Three years ago today, Christmas Day 2017, our Zen Center Regensburg residential family received a box of chocolates and this card from Kerstin Zeise. A self-proclaimed “hometown girl of Regensburg”, she more than anyone helped me to establish this blessed oasis of silence located right smack in the heart of the Altstadt (Old Town) of this stunning jewel of medieval Bavarian culture. She was our Director, my right-hand woman, a shining force of optimism and total can-do, and really the force that made this all happen. She set up all of the administrative structure (if you know anything about German culture, that is life-or-death, the very oxygen of any organization) that we live off today.
Sunim, Patra, Niko, and Yonym,
Without you, this important place couldn’t exist. THANK YOU for your support, friendship, energy, love — without YOU, I couldn’t exist!
MERRY CHRISTMAS & A HAPPY NEW YEAR!
A mere four months later, Kerstin was dead — not 53 years old. A passionate outdoorswoman and mother of two, she was a fit biker, climber, hiker, and skier. An aggressive cancer had metastasised from breast to, well, all over.
On a cold, snowy day, some friends gathered to lower a small wooden pot of this formerly muscular, vivacious soul’s ashes into a hole in the ground on a sloping hillside in a natural forest by a nondescript, half-mossy rock with no name. There was no headstone but the roots of a gnarled tree. She had requested that we all chant the Heart Sutra in Korean. The moktak reverberated through an empty stand of trees creaking in their stiff-backed swellings. As the last winding down of the moktak sounded through the forest, we held a few moments of silence. I had wanted to bow three times to the hole of her interment, but had worn the most formal robing, and the fabric was already causing me to trip as I walked. Seeming to know my thoughts, Niko stepped forward with his handful of dirt for the tiny hole of her hibernation, and bowed the three bows representing our Sangha’s gratitude, to the dumb hole in the ground. There were no words among these friends: only a freezing early-Spring wind among the naked trees.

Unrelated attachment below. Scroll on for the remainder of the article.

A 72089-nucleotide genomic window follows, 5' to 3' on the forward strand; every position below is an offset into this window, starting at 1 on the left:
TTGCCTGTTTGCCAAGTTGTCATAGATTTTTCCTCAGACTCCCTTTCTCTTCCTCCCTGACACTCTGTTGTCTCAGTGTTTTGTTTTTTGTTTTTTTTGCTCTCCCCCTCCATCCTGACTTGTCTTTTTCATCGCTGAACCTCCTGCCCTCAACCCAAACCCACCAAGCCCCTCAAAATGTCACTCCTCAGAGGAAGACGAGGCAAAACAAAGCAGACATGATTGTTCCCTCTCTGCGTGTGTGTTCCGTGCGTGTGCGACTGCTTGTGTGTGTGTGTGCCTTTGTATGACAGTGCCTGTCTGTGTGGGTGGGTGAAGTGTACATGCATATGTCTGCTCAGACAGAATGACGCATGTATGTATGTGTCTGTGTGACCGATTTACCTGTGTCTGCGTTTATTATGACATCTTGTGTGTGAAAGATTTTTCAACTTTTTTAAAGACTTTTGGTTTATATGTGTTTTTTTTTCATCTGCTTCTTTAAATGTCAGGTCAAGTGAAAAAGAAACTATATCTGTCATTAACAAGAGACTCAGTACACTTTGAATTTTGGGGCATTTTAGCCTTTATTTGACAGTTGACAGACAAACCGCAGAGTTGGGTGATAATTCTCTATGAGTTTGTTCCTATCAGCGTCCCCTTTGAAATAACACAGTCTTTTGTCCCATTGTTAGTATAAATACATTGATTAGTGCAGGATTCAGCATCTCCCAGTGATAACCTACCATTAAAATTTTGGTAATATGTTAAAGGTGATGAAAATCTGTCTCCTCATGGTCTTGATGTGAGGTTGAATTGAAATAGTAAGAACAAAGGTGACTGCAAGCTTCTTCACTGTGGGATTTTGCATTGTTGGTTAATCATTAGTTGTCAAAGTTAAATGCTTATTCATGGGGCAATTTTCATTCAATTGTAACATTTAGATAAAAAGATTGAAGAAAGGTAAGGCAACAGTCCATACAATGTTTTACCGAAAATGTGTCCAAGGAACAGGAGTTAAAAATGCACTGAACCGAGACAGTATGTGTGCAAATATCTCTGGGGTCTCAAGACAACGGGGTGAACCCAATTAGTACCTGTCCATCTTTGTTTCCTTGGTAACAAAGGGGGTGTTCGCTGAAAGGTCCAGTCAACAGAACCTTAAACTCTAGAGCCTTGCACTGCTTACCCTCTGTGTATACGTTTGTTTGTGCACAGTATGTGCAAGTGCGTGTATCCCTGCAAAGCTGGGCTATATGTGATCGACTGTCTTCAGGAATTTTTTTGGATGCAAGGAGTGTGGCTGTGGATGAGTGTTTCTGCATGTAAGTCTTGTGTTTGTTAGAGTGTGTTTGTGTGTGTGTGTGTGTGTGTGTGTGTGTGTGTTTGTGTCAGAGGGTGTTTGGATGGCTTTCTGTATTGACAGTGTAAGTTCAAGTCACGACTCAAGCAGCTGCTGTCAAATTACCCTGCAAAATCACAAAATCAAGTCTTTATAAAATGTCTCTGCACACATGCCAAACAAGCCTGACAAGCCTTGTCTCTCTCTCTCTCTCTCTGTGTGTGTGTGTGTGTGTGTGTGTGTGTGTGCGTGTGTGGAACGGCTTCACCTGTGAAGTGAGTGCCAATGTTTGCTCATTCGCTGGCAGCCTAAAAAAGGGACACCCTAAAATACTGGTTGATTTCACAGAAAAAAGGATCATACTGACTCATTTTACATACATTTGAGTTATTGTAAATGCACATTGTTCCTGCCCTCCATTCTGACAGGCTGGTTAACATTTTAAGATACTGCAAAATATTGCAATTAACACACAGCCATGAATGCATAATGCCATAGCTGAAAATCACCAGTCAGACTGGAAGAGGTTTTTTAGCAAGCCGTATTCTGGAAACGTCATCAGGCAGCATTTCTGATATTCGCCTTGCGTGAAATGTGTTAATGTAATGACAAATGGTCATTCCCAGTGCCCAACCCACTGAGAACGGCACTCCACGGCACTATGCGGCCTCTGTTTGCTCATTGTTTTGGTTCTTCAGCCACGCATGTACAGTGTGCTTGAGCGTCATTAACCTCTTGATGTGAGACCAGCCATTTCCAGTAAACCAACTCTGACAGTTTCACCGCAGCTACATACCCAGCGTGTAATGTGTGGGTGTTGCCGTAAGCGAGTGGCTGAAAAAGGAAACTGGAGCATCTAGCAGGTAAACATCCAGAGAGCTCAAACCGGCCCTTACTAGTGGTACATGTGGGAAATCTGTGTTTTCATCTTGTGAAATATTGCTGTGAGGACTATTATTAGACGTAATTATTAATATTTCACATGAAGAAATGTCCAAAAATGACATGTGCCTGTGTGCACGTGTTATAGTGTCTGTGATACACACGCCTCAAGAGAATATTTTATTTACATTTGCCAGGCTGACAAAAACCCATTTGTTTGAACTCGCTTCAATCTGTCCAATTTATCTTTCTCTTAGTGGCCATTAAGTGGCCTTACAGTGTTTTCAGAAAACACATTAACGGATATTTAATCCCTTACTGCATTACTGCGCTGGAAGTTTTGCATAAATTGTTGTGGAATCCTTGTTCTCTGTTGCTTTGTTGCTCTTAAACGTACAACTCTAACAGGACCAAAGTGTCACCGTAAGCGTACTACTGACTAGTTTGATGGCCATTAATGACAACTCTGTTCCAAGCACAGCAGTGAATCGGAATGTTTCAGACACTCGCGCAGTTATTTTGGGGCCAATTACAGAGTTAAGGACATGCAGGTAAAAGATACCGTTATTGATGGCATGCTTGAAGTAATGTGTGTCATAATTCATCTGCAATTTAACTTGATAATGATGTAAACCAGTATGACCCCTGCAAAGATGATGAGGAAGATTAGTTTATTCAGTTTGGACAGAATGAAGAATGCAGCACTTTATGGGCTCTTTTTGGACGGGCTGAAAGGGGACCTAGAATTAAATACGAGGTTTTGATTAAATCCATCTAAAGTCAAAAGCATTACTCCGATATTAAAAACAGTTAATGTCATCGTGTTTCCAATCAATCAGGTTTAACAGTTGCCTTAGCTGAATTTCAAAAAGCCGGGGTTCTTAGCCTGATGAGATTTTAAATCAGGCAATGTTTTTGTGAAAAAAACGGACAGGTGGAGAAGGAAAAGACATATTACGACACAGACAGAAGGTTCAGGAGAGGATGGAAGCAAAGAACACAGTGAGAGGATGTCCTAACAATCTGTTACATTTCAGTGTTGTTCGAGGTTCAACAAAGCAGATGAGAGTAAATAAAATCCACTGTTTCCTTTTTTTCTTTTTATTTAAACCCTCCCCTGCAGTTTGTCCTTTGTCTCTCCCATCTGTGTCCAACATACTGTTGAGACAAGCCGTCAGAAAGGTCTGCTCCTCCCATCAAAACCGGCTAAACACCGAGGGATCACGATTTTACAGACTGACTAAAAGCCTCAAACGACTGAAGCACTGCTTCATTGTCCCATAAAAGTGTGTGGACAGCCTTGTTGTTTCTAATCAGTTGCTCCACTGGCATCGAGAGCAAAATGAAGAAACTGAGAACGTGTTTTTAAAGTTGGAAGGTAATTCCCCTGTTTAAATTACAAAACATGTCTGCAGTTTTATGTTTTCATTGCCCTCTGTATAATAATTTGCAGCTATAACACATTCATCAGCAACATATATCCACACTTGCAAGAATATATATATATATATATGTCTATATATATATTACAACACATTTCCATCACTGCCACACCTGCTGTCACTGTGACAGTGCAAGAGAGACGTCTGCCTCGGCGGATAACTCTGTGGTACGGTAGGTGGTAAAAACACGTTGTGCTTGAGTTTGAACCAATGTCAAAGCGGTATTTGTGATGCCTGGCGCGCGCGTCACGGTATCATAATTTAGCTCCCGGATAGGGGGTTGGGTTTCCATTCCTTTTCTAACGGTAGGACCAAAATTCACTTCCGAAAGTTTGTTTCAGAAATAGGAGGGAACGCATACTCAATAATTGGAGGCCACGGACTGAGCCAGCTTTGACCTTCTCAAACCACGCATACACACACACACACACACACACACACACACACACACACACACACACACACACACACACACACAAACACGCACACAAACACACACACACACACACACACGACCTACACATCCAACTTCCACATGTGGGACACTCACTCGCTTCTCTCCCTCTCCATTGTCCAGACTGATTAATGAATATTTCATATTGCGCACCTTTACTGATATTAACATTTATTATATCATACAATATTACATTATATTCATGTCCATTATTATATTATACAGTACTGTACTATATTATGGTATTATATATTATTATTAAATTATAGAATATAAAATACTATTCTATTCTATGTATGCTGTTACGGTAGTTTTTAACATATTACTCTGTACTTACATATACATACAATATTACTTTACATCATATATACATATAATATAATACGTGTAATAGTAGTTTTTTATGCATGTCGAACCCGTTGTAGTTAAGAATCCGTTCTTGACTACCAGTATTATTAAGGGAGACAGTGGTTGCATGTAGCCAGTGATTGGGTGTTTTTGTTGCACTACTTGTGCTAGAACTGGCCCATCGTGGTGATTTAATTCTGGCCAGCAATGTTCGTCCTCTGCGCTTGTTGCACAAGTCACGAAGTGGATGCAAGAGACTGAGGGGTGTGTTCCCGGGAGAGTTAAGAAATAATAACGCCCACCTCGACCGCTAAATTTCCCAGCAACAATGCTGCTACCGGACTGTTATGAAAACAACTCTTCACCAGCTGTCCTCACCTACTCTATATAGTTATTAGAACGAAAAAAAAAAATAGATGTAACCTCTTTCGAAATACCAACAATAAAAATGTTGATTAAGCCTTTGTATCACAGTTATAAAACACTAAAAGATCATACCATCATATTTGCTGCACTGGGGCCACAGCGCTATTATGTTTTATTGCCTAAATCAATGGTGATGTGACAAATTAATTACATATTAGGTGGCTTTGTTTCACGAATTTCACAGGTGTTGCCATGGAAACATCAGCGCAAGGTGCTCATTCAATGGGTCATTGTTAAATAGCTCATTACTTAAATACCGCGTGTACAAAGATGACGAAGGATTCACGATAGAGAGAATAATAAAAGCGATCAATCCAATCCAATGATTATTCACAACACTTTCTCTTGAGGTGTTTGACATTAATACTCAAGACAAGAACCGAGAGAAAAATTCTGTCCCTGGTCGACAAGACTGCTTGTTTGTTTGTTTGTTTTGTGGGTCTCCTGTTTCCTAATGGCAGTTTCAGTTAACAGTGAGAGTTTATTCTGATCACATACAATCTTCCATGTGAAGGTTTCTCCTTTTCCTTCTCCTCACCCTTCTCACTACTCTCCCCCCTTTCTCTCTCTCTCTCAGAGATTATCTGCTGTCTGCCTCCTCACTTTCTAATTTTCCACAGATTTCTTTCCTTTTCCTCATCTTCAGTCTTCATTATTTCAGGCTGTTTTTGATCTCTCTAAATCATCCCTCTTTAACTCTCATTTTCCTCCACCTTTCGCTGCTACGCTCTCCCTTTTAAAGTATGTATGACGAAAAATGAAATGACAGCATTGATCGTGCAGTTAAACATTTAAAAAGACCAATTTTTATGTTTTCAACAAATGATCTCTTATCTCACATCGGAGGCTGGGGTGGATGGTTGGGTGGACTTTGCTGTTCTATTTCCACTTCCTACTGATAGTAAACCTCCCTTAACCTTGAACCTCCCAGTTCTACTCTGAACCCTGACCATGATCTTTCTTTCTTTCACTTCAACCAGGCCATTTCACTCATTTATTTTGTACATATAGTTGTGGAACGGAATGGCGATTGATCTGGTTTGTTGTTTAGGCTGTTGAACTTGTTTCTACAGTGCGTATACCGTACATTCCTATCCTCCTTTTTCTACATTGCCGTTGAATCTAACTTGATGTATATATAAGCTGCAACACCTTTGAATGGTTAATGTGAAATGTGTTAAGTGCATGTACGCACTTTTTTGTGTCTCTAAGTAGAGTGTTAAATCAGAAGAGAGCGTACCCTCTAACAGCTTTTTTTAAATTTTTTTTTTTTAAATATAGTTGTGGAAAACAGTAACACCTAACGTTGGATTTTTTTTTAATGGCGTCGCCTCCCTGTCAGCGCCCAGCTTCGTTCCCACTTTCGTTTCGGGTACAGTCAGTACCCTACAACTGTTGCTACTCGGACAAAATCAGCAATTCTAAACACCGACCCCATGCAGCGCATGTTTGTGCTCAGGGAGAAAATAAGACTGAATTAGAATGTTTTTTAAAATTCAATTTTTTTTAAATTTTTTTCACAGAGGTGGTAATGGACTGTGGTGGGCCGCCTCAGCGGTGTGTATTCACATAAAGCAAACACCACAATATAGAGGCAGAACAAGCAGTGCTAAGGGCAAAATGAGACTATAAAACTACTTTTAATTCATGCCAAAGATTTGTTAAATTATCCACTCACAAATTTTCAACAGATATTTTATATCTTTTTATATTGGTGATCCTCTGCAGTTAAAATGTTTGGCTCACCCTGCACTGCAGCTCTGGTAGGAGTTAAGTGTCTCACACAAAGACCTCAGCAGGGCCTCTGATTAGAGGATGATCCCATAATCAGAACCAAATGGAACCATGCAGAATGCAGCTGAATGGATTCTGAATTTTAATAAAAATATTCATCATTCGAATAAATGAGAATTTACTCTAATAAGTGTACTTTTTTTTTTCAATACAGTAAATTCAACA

And that was it.
“Without YOU, I couldn’t exist.”
Though I had received the card some months before her death — and none of us, not even her, had any idea that her cancer would turn so vicious, so suddenly, from something she believed she would recover from — the card had immediately been cleared out with other holiday things and placed in a box in a closest. A paper among many stacks of papers. In fact, I barely remembered having received it at all.
One year later, while cleaning out the closet, I came across the card again. I had forgotten about it — just one card among the many one receives around Christmas. Her handwriting was familiar as I flipped it over. Glancing down through the message, the words leapt out — fresh with pain, but also profound existential import, something unrealisable when we had first received it while she still lived and there was a sense of this healthy Bavarian outliving us all and the mountains:
“Without YOU, I couldn’t exist.”
Now, her ashes withered below a rock in a nameless, tree-creaking forest above a knoll near some farm by a bend in the river Naab, the “she” I knew and loved — it does not “exist.”
Then, if she doesn’t exist, do I? This illusion of reality I experience — what really is it to her, below that rock?